Using a JQuery Modal Dialog with Checkboxes in an ASP.NET GridView

GridView with a JQuery Dialog
GridView with a JQuery Dialog

Recently I wanted to use the stock JQuery UI modal dialog confirmation widget with an ASP.NET GridView control. The image above shows the basic setup that I wanted the GridView to have.

As you can see, the grid should have several data columns followed by a column containing Checkboxes. The JQuery dialog should be triggered by the click event of each Checkbox. When the user clicks on a Checkbox in the GridView, the JQuery dialog should appear only if a Checkbox has already been selected. Furthermore, the user should be given two buttons as actions. The OK button will allow the check to happen, but the Cancel button will undo the check of the Checkbox.

The Code:

Here is the code for the fully functional example. This will run exactly as described at the beginning of this article and as shown in the top image.

<%@ Page Language="VB" %>
<!DOCTYPE html PUBLIC "-//W3C//DTD XHTML 1.0 Transitional//EN" "http://www.w3.org/TR/xhtml1/DTD/xhtml1-transitional.dtd">
<script runat="server">
 Dim m_testData As New Hashtable()
 Protected Sub Page_Load(sender As Object, e As System.EventArgs)
 m_testData.Add("test_1_id", "test_1_value")
 m_testData.Add("test_2_id", "test_2_value")
 m_testData.Add("test_3_id", "test_3_value")
 m_testData.Add("test_4_id", "test_4_value")
 GridView1.DataSource = m_testData
 GridView1.DataBind()
 End Sub
</script>
<link rel="stylesheet" href="http://code.jquery.com/ui/1.9.1/themes/base/jquery-ui.css" />
<script src="http://code.jquery.com/jquery-1.8.2.js"></script>
<script src="http://code.jquery.com/ui/1.9.1/jquery-ui.js"></script>
<html xmlns="http://www.w3.org/1999/xhtml">
<head id="Head1" runat="server">
<style>
.ui-dialog
{
 font-size:8pt; 
 color:black; 
}
.ui-dialog-title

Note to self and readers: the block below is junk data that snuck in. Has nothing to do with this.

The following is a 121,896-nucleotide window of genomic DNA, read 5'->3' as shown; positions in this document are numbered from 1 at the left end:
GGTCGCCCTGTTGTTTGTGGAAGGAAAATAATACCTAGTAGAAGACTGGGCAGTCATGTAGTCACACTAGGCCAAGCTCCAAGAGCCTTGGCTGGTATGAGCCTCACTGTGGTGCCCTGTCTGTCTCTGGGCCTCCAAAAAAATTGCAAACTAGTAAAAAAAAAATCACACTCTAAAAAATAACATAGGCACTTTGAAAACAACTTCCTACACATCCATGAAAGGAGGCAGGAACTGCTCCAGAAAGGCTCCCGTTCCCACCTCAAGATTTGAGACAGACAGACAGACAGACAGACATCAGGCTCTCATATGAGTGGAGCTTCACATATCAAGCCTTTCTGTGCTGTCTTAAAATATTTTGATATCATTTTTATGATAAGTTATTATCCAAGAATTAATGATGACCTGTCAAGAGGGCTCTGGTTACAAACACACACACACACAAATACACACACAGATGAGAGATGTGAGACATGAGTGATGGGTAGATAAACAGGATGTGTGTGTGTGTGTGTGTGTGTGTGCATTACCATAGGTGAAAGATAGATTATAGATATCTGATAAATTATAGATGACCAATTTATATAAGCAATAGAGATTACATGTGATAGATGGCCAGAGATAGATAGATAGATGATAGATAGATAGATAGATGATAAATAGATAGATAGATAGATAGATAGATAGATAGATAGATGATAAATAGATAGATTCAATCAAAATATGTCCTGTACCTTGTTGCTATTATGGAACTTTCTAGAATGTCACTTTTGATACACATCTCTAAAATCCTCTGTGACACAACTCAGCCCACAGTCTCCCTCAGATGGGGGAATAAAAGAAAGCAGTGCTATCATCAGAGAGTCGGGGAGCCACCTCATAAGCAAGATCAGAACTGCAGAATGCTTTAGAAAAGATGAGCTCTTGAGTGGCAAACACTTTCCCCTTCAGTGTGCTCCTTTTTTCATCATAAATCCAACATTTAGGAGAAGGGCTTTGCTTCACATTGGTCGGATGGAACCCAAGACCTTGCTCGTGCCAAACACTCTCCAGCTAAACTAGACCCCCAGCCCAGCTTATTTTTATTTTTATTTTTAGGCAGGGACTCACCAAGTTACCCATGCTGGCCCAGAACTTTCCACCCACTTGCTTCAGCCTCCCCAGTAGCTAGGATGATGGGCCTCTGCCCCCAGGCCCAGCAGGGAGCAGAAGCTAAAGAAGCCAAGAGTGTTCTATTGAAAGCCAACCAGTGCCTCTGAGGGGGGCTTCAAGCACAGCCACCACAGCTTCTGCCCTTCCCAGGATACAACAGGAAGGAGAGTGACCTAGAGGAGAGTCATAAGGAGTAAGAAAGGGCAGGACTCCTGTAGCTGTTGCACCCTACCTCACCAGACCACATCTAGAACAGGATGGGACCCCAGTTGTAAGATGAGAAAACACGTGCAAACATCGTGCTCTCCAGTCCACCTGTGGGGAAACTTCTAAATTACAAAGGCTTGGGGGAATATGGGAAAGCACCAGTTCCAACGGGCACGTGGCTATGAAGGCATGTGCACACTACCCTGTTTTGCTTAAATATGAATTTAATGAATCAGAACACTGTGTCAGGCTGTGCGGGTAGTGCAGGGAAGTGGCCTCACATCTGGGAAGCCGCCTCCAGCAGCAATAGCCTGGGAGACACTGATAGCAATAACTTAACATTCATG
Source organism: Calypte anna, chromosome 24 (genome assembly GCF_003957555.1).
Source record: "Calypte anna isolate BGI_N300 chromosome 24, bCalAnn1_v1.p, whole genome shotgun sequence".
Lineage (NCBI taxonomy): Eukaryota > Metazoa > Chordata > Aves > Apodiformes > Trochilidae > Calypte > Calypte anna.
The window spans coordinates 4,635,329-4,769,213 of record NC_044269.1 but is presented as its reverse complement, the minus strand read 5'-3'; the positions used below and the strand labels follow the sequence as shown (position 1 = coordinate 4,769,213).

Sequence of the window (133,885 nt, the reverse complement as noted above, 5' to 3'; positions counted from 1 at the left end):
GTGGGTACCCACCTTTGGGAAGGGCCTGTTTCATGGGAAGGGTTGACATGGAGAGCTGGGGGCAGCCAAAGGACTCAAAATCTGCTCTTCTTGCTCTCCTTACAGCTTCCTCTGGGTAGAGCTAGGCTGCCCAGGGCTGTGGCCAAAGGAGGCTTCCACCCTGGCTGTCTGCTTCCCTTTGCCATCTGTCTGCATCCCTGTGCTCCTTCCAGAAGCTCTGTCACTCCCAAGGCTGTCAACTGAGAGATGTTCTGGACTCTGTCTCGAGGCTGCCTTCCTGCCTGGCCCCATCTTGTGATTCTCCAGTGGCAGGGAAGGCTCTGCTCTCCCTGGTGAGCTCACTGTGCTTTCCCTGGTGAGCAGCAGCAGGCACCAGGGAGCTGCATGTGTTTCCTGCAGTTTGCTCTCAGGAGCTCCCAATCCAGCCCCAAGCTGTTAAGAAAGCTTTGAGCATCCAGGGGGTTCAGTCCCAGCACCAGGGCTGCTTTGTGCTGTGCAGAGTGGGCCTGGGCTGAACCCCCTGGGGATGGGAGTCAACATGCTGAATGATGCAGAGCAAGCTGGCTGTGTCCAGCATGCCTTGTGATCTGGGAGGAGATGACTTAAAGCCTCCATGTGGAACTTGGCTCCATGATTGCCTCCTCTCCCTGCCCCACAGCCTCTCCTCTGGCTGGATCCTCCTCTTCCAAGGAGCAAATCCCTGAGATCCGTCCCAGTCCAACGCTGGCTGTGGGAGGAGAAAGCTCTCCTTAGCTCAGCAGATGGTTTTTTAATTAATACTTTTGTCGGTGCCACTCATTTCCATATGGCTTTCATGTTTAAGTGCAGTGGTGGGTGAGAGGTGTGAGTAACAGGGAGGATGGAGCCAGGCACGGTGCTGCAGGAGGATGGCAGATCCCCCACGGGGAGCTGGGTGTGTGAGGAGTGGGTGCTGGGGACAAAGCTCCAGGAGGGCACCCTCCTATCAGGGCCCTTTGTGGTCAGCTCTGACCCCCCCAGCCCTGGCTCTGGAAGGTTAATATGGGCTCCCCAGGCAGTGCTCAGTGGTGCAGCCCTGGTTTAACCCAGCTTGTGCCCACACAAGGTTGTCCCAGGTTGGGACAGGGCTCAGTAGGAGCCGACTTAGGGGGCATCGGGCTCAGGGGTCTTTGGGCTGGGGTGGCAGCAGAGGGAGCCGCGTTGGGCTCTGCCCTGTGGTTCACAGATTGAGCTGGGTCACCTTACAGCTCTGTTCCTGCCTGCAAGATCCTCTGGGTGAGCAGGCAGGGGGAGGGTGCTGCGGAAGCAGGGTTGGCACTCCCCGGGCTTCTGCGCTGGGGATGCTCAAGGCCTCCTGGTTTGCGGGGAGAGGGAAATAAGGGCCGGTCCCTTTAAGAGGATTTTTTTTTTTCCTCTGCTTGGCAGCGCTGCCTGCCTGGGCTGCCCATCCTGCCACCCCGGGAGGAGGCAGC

{
 font-size:10pt; 
 font-weight:bold;
 color:red; 
}
.ui-button
{
 font-size:10pt; 
 font-weight:bold;
 color:black; 
}
</style>
 <title></title>
</head>
<script>
 var currentId;
 $(document).ready(function () {
 loadDialog();
 $('.cbxAction').click(function (myObject) {
 currentId = myObject.target.id;
 var isOtherCbxSelected = false
 $(".cbxAction :checked").each(function () {
 var cbxIdentity = this.id;
 if (cbxIdentity != currentId) isOtherCbxSelected = true;
 })
 if (isOtherCbxSelected) {
 if (myObject.target.checked) {
 $("#btnShowModal").dialog("open");
 }
 }
 });
 });
 function loadDialog() {
 $("#btnShowModal").dialog({
 resizable: false,
 height: 140,
 width: 300,
 modal: true,
 autoOpen: false,
 buttons: {
 "OK": function () {
 $(this).dialog("close");
 },
 Cancel: function () {
 $('#' + currentId).attr('checked', false);
 $(this).dialog("close");
 }
 }
 });
 }
</script>
<body>
<form id="form1" runat="server"> 
<div id="UPDPContactPhysicalAddrList">
<asp:GridView ID="GridView1" runat="server" AutoGenerateColumns="False">
 <Columns>
 <asp:TemplateField HeaderText="key">
 <EditItemTemplate>
 <asp:TextBox ID="TextBox1" runat="server" Text='<%# Bind("key") %>'></asp:TextBox>
 </EditItemTemplate>
 <ItemTemplate>
 <asp:Label ID="Label1" runat="server" Text='<%# Bind("key") %>'></asp:Label>
 </ItemTemplate>
 </asp:TemplateField>
 <asp:TemplateField HeaderText="value">
 <EditItemTemplate>